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The Salt
12:04 pm
Tue June 10, 2014

The Salad Frontier: Why Astronauts Need To Grow Lettuce In Space

Astronaut Steve "Swanny" Swanson tends to lettuce plants growing at the International Space Station that may one day make it into his salad.
Courtesy of NASA

Originally published on Tue June 10, 2014 3:14 pm

Have you ever craved a salad, I mean really craved a salad because you've been eating a lot of freeze-dried meat and beans?

Astronauts who spend months on end in space sure do miss their greens. That's why NASA is embarking on a program to get astronauts growing their own food. First stop is the International Space Station and a vegetable production system called Veg-01, or "Veggie."

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Shots - Health News
11:43 am
Tue June 10, 2014

Giving School Nurses Access To Medical Records Improves Care

Originally published on Tue June 10, 2014 1:17 pm

School nurses today do a lot more than bandage skinned knees. They administer vaccines and medications, help diabetic students monitor their blood sugar, and prepare teachers to handle a student's seizure or asthma attack, among many other things.

"Chronic disease management is what school nurses spend most of their time doing," says Carolyn Duff, president of the National Association of School Nurses. "We do care for students in emergencies, but we spend more time planning to avoid emergencies."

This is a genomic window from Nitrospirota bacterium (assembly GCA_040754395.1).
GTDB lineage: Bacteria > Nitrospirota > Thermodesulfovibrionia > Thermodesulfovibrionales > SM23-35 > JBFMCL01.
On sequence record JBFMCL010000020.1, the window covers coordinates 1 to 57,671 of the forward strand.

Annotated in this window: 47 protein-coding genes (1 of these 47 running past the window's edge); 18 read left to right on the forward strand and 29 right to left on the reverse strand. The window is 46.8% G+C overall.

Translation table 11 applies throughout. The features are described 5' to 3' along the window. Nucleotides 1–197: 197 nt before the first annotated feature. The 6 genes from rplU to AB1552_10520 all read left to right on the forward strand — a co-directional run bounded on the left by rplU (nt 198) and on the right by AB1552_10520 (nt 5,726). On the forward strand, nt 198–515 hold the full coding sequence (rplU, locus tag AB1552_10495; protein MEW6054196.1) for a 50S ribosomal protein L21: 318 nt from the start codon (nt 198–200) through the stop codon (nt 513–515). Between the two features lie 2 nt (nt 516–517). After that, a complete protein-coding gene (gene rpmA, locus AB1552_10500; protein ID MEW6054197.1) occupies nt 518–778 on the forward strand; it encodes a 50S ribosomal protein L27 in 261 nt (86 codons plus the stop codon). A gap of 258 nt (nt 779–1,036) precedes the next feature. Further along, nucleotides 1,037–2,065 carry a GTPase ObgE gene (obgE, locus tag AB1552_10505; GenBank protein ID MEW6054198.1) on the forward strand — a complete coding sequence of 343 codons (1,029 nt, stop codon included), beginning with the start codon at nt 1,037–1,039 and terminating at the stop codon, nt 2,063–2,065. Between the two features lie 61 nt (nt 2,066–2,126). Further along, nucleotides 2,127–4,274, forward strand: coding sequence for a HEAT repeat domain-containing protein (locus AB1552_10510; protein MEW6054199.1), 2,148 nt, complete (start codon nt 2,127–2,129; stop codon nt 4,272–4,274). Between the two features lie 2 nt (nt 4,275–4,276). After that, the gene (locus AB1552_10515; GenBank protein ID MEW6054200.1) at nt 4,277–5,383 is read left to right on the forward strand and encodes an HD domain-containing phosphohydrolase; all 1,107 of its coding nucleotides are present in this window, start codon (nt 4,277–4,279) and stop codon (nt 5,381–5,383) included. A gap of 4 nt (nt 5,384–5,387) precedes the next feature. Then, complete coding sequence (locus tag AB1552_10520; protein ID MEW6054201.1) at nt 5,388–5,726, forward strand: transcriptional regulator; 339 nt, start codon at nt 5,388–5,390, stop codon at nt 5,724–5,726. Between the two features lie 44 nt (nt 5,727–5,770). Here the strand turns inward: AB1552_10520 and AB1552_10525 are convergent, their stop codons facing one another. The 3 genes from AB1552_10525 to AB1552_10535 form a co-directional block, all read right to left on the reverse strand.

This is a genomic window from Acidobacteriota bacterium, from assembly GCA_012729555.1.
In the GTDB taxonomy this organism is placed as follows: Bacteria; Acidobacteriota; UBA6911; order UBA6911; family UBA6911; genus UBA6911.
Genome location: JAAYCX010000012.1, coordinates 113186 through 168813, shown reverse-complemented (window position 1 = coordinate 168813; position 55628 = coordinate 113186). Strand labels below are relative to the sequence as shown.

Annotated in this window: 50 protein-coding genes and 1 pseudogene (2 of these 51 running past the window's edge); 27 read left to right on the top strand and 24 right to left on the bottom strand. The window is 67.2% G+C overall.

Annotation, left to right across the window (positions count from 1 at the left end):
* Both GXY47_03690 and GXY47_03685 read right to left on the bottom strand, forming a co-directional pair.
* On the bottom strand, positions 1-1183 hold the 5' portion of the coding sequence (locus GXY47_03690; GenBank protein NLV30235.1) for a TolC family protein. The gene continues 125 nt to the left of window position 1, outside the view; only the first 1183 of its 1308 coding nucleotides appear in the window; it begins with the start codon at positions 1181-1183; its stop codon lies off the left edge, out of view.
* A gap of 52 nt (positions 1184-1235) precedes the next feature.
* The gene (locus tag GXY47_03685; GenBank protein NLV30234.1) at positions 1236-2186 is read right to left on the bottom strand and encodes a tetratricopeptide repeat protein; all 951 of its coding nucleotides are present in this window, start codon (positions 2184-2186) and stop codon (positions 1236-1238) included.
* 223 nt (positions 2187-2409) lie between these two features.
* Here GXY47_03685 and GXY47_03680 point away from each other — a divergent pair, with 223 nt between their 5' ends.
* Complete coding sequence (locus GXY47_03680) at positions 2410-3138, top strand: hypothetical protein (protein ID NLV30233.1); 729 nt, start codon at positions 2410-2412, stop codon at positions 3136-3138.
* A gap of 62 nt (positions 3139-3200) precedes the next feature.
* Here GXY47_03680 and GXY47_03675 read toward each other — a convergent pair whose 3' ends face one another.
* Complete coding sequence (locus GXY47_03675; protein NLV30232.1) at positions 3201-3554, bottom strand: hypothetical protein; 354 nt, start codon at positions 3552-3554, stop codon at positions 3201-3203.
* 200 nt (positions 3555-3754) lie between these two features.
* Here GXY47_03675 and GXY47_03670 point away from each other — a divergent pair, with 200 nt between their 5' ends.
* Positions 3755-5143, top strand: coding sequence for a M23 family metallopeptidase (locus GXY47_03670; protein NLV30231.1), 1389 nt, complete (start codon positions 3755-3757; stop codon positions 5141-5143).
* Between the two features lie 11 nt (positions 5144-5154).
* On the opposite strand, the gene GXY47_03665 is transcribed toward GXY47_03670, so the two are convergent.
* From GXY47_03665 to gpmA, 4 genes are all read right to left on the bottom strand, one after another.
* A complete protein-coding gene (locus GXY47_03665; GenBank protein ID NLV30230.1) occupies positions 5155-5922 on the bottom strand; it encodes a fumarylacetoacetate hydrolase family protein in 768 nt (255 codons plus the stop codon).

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Parallels
11:23 am
Tue June 10, 2014

Western Countries Issue Warnings; Kenyan Tourism Gets Pummeled

Two customers sit having a drink in the Diani Sea resort in Diani, Kenya, outside Mombasa, on May 16. Travel advisories issued by Western countries are hitting Mombasa hard, forcing hotel closures and thousands of workers to lose their jobs.
Ivan Lieman AFP/Getty Images

Originally published on Thu June 12, 2014 7:43 pm

The Baobab Resort sits on the south coast of Kenya's Mombasa Island, but it has some of the homey feel of an old Catskills resort.

On a recent day, sounds from outside trickled into the resort's largest conference hall: children enjoying their last hour of daylight on the beach, staff members singing tunes from The Lion King, warming up for their evening show.

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Shots - Health News
11:17 am
Tue June 10, 2014

From Genes To Fangs: Snake Venom Recipes Remain Mysterious

Saw-scaled vipers may be small, but they pack a nasty venomous punch. This one, Echis carinatus sochureki, was used in a study on snake venom.
Courtesy of Wolfgang Wüster

Originally published on Wed June 11, 2014 8:46 am

When a saw-scaled viper sinks its fangs into a person, it isn't pretty.

Toxins attack the victim's capillaries. The body launches an immune defense, as it would with an infection. But that takes time — too much time. The venom quickly dissolves the tiny blood vessels, and the body runs out of clotting materials before it can repair them.

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The Two-Way
10:59 am
Tue June 10, 2014

With Concern For Environment, Illinois Bans Microbeads

Researcher Sherri Mason looks for microbeads in a water sample from Lake Michigan.
Cheryl Corley

Originally published on Tue June 10, 2014 1:27 pm

Illinois became the first state in the union to ban microbeads, the tiny bits of plastic found in consumer products like skin exfoliants and soap.

As NPR's Cheryl Corley reports, environmentalists say that when microbeads wash down the drain, they're usually missed by filtration systems, which means they become food to fish and other wildlife.

Cheryl filed this report for our Newscast unit:

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